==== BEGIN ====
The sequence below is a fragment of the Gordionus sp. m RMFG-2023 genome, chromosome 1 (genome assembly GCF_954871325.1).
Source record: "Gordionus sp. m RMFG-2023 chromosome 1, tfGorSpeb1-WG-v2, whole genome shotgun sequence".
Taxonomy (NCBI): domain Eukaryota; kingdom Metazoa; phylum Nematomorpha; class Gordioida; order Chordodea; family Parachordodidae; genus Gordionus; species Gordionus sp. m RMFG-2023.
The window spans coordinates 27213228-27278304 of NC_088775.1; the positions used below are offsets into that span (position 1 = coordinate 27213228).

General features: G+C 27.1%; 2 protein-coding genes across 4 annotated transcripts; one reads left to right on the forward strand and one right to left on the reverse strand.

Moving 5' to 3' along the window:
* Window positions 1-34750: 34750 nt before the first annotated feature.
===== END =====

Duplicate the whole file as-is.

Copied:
The sequence below is a fragment of the Gordionus sp. m RMFG-2023 genome, chromosome 1 (genome assembly GCF_954871325.1).
Source record: "Gordionus sp. m RMFG-2023 chromosome 1, tfGorSpeb1-WG-v2, whole genome shotgun sequence".
Taxonomy (NCBI): domain Eukaryota; kingdom Metazoa; phylum Nematomorpha; class Gordioida; order Chordodea; family Parachordodidae; genus Gordionus; species Gordionus sp. m RMFG-2023.
The window spans coordinates 27213228-27278304 of NC_088775.1; the positions used below are offsets into that span (position 1 = coordinate 27213228).

General features: G+C 27.1%; 2 protein-coding genes across 4 annotated transcripts; one reads left to right on the forward strand and one right to left on the reverse strand.

Moving 5' to 3' along the window:
* Window positions 1-34750: 34750 nt before the first annotated feature.